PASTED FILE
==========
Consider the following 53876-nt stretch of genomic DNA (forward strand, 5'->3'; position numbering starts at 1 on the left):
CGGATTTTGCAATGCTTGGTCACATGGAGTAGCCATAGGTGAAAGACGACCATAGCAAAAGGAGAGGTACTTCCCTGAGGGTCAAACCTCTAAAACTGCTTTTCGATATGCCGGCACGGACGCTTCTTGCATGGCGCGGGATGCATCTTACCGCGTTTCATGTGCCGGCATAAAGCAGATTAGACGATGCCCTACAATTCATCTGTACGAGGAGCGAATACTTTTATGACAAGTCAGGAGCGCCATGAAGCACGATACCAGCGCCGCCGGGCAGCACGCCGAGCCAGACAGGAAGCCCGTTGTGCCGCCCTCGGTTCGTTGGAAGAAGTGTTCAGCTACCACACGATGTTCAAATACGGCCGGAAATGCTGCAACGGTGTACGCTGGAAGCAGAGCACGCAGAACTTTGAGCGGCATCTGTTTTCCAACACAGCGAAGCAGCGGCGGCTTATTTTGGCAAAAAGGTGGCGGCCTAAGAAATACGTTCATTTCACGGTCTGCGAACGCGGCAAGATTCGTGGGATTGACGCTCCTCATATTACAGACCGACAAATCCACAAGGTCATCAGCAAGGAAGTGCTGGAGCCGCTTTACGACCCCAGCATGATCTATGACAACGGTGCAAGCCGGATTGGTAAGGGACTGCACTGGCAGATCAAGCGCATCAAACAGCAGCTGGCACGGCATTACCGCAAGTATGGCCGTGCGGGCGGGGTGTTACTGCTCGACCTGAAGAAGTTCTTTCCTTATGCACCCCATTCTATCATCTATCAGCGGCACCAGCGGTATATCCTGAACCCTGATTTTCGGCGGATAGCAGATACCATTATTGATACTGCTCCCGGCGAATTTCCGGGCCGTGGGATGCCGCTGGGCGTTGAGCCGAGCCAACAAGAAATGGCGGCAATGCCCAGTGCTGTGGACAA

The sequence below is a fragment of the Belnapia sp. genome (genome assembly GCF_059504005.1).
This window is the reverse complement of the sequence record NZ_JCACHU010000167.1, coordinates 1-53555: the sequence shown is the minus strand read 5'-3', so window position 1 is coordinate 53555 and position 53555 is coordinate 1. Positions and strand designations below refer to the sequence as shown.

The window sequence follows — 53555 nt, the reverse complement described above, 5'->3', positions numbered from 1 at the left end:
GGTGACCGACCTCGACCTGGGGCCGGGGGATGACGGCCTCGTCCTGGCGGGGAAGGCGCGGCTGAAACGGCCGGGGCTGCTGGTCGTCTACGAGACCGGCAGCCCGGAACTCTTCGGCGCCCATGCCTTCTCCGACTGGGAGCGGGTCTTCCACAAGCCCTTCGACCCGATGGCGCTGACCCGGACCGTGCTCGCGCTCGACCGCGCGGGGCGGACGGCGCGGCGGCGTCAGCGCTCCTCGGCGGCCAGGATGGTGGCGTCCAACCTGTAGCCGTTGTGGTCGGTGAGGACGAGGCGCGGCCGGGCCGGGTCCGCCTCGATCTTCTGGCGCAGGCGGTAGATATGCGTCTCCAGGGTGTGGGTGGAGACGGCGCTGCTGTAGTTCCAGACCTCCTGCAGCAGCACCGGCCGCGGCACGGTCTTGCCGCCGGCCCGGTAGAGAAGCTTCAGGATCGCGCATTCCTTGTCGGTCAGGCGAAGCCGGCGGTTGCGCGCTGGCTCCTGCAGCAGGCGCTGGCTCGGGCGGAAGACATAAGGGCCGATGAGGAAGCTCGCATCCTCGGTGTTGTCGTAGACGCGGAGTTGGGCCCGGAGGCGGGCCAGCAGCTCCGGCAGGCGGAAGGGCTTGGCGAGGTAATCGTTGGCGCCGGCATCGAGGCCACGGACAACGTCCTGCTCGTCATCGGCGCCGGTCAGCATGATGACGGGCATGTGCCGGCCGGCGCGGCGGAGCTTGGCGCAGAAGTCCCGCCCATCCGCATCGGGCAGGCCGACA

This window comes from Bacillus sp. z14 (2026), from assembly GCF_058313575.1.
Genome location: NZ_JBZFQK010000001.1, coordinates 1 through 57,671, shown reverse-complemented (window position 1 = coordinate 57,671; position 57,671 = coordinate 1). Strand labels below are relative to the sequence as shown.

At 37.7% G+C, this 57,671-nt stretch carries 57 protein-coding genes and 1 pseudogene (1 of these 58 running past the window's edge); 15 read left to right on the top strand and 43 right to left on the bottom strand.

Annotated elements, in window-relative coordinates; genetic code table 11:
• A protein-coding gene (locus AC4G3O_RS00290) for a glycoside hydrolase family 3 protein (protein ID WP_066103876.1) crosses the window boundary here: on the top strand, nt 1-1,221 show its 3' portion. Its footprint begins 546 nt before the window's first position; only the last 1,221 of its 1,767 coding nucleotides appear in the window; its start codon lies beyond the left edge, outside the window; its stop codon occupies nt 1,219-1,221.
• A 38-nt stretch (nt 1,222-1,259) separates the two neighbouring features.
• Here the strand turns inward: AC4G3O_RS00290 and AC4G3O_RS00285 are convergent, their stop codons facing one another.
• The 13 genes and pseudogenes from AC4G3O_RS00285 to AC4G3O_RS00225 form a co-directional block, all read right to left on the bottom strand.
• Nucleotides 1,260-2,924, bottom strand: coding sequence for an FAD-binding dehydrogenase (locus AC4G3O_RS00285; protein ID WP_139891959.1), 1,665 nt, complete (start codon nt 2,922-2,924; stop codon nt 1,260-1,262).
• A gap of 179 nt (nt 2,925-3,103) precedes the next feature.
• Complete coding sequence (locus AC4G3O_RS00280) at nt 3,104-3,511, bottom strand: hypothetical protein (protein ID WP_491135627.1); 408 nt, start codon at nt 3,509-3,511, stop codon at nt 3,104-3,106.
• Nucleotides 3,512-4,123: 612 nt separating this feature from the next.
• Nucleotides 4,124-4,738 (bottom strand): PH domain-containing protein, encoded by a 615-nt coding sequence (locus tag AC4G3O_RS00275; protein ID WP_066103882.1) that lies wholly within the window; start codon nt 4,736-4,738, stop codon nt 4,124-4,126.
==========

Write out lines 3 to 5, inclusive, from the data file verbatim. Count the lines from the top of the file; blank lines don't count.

The sequence below is a fragment of the Belnapia sp. genome (genome assembly GCF_059504005.1).
This window is the reverse complement of the sequence record NZ_JCACHU010000167.1, coordinates 1-53555: the sequence shown is the minus strand read 5'-3', so window position 1 is coordinate 53555 and position 53555 is coordinate 1. Positions and strand designations below refer to the sequence as shown.

The window sequence follows — 53555 nt, the reverse complement described above, 5'->3', positions numbered from 1 at the left end: